Under a Dark Cloud of Controversy and Confusion, Kazakhstan Cancels Its Inaugural Venice Biennale Pavilion on Facebook

What could have been a major moment for Kazakh artists devolved into a flurry of dubious Facebook posts.

Astana, the capital of Kazakhstan. Photo by Ben Arnoldy/The Christian Science Monitor via Getty Images.
Astana, the capital of Kazakhstan. Photo by Ben Arnoldy/The Christian Science Monitor via Getty Images.

What was supposed to be a bright start for Kazakhstan at the Venice Biennale has collapsed into a state of disappointment and confusion, as the nation has canceled plans for its first-ever Biennale pavilion just two months before the world’s most prestigious art event is set to open and one month before installation was to begin.

Last fall, the pavilion’s commissioners, including officials from the country’s foremost institution, the National Museum of Kazakhstan, as well as a representative from the Ministry of Culture and Sports, hired two organizers for their inaugural event: the Berlin-based curator Nadim Julien Samman and Roza Abenova, then head of contemporary art at the National Museum.

But in mid-March, the entire initiative was abruptly called off by the museum over Facebook.

“I am disappointed that a viable project was smothered in opaque circumstances, with little regard for artists and curators,” Samman tells artnet News, adding that he learned of the official cancellation through Facebook. In the comments section, he was informed that he would be not be paid for the five months of preparatory work he had already done, including international studio visits, due to budget cuts.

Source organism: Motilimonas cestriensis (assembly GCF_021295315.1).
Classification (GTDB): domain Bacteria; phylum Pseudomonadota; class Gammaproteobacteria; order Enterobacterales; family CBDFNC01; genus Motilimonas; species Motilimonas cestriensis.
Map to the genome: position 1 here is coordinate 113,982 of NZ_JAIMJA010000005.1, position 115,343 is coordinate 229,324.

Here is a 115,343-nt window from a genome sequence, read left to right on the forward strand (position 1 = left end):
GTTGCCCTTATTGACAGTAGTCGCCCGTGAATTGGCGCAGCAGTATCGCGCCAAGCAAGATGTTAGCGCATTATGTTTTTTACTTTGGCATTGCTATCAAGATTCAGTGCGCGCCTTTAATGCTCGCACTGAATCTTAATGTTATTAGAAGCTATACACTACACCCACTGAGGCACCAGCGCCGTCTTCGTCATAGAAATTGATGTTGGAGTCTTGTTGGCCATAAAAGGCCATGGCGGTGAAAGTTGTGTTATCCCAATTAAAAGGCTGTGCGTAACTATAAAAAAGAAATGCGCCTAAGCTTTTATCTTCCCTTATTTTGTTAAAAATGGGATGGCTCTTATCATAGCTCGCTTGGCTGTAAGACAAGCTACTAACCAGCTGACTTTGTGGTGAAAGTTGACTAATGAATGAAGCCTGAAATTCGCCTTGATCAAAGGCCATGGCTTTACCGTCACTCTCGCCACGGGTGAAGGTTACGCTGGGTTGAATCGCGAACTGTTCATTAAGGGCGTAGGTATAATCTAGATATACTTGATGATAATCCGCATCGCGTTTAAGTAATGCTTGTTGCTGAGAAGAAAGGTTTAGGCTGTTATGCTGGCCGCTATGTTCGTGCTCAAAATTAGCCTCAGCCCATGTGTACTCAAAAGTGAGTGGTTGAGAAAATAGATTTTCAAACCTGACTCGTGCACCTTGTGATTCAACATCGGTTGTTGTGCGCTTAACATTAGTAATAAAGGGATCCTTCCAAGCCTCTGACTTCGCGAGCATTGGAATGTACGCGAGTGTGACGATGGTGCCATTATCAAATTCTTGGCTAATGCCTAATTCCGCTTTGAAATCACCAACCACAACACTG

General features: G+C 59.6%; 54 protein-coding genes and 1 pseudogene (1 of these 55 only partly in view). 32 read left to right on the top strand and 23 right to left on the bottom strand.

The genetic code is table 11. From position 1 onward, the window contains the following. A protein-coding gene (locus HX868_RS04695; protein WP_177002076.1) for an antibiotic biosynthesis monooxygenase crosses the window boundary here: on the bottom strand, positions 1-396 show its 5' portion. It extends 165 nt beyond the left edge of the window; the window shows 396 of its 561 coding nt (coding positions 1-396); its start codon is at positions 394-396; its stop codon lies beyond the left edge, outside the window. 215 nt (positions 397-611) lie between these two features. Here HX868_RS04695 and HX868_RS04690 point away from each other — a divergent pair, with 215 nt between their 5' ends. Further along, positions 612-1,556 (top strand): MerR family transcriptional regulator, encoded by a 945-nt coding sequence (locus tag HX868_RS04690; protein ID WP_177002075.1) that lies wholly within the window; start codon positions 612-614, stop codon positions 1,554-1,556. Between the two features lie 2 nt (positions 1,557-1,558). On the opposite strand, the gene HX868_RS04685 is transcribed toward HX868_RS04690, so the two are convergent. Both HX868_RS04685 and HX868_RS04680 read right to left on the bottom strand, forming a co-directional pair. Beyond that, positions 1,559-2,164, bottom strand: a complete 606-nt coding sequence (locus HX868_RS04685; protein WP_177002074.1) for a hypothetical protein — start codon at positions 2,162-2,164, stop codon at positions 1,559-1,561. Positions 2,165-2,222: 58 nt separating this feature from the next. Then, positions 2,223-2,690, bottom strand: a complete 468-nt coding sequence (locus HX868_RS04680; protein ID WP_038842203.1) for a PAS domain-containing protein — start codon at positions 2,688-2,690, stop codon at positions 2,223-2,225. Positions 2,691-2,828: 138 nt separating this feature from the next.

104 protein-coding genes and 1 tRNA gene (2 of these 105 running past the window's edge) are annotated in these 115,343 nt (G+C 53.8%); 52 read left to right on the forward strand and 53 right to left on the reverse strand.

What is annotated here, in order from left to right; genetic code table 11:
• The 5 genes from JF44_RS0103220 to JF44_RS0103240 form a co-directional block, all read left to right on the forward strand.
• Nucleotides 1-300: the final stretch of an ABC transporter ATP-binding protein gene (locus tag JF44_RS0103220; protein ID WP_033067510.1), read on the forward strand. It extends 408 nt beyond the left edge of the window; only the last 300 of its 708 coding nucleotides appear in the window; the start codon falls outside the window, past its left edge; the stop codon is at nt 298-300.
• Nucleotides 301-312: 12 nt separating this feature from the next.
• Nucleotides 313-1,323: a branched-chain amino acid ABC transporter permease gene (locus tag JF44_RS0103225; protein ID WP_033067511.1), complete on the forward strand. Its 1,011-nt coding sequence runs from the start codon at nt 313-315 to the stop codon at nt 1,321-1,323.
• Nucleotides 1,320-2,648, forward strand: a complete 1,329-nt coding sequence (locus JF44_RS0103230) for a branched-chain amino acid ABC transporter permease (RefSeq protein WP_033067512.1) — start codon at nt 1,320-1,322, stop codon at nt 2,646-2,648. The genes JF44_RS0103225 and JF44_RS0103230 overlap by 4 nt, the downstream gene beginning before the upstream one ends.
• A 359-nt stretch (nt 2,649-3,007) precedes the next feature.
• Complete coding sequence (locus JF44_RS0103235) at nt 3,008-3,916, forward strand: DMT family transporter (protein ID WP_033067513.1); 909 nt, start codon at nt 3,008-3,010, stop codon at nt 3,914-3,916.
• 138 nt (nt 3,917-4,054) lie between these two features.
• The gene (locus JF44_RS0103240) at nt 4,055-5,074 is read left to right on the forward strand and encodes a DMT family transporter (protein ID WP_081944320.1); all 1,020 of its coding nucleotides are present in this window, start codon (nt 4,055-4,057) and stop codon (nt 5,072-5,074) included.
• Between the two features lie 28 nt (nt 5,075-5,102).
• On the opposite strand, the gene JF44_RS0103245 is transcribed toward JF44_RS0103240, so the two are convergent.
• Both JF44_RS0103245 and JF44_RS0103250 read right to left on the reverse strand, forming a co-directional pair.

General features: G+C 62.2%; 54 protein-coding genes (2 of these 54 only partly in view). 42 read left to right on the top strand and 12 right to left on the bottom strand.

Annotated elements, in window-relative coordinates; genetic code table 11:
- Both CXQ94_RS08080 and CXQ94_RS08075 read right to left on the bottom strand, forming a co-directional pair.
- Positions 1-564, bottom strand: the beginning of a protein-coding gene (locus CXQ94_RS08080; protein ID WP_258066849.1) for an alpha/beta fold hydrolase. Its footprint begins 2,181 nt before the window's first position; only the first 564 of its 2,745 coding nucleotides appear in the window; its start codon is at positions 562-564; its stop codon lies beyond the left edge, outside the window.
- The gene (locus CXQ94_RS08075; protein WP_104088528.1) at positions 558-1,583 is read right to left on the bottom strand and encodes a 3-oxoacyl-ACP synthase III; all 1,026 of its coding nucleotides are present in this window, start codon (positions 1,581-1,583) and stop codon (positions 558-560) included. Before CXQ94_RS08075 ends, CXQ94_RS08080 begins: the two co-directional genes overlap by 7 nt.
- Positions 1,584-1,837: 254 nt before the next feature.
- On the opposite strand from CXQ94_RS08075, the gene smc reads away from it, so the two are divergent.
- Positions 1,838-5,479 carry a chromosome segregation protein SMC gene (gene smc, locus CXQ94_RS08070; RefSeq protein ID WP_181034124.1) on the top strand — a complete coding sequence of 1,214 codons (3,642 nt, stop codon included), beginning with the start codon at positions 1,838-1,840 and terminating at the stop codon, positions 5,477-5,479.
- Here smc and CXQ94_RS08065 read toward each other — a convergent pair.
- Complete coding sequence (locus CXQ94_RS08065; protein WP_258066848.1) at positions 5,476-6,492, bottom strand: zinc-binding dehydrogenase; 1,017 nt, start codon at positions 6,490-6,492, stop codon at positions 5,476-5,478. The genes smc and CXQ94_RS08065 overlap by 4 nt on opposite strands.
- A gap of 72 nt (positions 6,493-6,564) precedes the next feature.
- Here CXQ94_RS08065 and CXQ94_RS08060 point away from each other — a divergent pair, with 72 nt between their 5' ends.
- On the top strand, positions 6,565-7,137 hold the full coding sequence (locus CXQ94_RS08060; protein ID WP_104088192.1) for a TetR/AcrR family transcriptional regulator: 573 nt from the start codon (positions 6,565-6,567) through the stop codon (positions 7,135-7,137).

Almagul Menlibayeva, Butterflies Of Aisha-Bibi, 2010, Hd Video, Courtesy American-Eurasian Art Advisors LLC.

Almagul Menlibayeva, Butterflies Of Aisha-Bibi, 2010, Hd Video, Courtesy American-Eurasian Art Advisors LLC.

Opacity and Confusion

Beginning last fall, Samman made trips to Kazakhstan, where he says he signed the draft of a contract that was never returned to him. Assured that all was underway, he had been to Venice to look at venues and to introduce museum officials to his contacts there.

Something changed in the new year. Both Abenova and Samann say that communications from the National Museum became sluggish before it slowed to a complete stop under the new acting director Almaz Nurazkhan. By February 27, Abenova officially withdrew from the project due to a lack of resources.

Then, on March 7, an entirely new curatorial team was named in press materials, and it included Nurazkhan, the UK art historian James Putnam, and Russian academic Viktor Misiano. “This alternative team could only have [been named] if the Biennale secretariat received new information in a signed letter from Ministry of Culture and Sports of the Republic of Kazakhstan,” Samman says.

In a Facebook post published shortly after the new curatorial team was announced, Abenova expressed outrage at the sudden update, calling it “lawlessness.” To add to the storm of uncertainty, Misiano tells artnet News that he was never asked to work on the pavilion and did not know any of the other curators he was listed with. He speculates that maybe his name appeared on the new list because he had been active in the cultural scene in the region, and had initiated the Central Asian pavilion in Venice in 2005. “The lack of professional ethics is shocking,” Misiano says.